Waylaid Dialectic

April 19, 2020

Did New Zealand get its Covid-19 response wrong?

Filed under: Random Musings — terence @ 2:10 pm

Even if I was immune to Corona virus, I’d be social distancing. Half-baked stupidity isn’t good for your health. Op-ed pundits, academics, podcasts, friends. It’s painful.

So, to self-medicate, I’m going to look at the options the New Zealand government had when it put the country into “lock-down”.

1. Throw granny under the bus.

Under this approach we would have done nothing. To save the burden on our economy, we would have kept everything open. To save the burden on our health system we wouldn’t have treated those with the virus.

The best justification for this is some sort of utilitarian calculus: it’s a pity about the people who will die, but the cure is worse than the disease; we’ve just got to let people die.

I’m a utilitarian. But I’m not that stupid. There are costs to the lock-down. Economic suffering will bring human suffering. This matters – it should be taken into account. But, in the long run, human well-being is helped most by a just social contract. One in which we don’t abandon a large slice of the population to an epidemic. Lock-down will cause suffering. Doing nothing would have caused more. You have to help people who are ill.

That brings me to the next option.

2. Throw the health system under the bus.

Under this option New Zealand would have treated people with COVID-19 but done little to prevent the spread of the virus. The obvious problem with this is our health system wouldn’t have coped. Northern Italy probably had a better health system than New Zealand, and it was completely overwhelmed.

This is true, regardless of debates about how deadly the virus actually is. At present, we don’t know how lethal Corona virus is because we don’t know how many people have caught it and been effectively asymptomatic. Maybe the virus is less likely to cause serious illness than is currently thought. If that’s the case, it’s much more virulent than currently thought. And either way, the short-term consequence for the health system is the same: overwhelmed.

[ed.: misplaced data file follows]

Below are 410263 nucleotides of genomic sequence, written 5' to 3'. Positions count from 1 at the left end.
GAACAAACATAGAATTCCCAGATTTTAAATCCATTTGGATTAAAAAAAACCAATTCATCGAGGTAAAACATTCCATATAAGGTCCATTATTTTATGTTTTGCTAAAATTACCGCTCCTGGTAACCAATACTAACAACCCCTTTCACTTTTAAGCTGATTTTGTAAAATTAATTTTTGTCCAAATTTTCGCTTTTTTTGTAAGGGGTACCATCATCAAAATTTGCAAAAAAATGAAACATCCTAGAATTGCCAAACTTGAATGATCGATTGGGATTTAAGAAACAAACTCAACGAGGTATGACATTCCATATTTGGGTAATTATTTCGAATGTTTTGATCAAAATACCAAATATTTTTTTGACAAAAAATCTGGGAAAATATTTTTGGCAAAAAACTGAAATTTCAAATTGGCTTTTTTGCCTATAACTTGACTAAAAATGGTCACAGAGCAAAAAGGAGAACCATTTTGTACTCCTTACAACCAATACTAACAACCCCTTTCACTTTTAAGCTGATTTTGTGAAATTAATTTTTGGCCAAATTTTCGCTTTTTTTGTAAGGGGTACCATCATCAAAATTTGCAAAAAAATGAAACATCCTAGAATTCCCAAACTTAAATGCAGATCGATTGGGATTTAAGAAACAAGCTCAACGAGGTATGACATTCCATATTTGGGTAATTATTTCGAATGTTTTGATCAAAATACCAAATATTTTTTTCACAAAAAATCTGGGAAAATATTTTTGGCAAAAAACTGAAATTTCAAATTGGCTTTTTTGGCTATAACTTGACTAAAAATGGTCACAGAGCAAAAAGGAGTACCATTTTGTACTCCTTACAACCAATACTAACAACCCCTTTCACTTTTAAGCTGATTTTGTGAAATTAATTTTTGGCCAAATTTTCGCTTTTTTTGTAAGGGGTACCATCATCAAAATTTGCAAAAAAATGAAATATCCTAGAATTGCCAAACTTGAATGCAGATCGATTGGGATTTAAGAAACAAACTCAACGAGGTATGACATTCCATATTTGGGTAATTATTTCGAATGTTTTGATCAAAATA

An overwhelmed health system isn’t just tired doctors and nurses. It means people dying of Corona virus who would have otherwise lived. It means people with other health problems also dying.

And that would continue until either a vaccination, very good treatment options, or herd immunity (currently estimated at about 50 per cent of population; so a lot of suffering until we get there).

3. Fiddle while Rome burns.

An alternative would have been to try and contain the virus using the low impact techniques we had been using. Nice idea, but it wasn’t working. The first chart below is daily cases. Blue is pre-lock down. Red is after. Data are from the Ministry of Health.

daily cases

(Data downloaded 18/4/20.)

The next chart compares New Zealand’s disease trajectory with a select group of countries. The y-axis shows total cases. It’s on a log scale. As a rough approximation, the slope of the curve shows you how fast the illness is spreading.